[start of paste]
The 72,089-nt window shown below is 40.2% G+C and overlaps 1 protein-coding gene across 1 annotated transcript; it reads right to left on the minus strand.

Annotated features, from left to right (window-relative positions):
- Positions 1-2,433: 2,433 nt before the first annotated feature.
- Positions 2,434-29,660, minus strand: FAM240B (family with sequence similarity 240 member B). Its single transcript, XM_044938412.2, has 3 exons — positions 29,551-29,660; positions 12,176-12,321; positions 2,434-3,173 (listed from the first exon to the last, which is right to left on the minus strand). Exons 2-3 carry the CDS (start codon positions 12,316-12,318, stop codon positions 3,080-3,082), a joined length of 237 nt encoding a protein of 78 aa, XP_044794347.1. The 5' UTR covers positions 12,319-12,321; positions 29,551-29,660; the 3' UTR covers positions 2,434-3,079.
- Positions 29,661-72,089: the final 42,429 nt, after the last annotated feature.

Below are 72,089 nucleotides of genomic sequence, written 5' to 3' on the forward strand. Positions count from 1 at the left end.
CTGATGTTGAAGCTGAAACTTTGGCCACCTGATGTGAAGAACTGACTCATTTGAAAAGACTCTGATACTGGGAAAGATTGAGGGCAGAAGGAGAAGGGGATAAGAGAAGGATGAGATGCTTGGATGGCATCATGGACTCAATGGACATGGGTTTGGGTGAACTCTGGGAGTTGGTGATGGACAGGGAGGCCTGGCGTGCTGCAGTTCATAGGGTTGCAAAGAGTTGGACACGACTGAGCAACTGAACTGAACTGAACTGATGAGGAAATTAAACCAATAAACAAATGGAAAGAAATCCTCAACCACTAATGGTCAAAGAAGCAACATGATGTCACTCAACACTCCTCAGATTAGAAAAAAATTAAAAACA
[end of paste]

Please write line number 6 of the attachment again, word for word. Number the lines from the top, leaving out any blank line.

Below are 72,089 nucleotides of genomic sequence, written 5' to 3' on the forward strand. Positions count from 1 at the left end.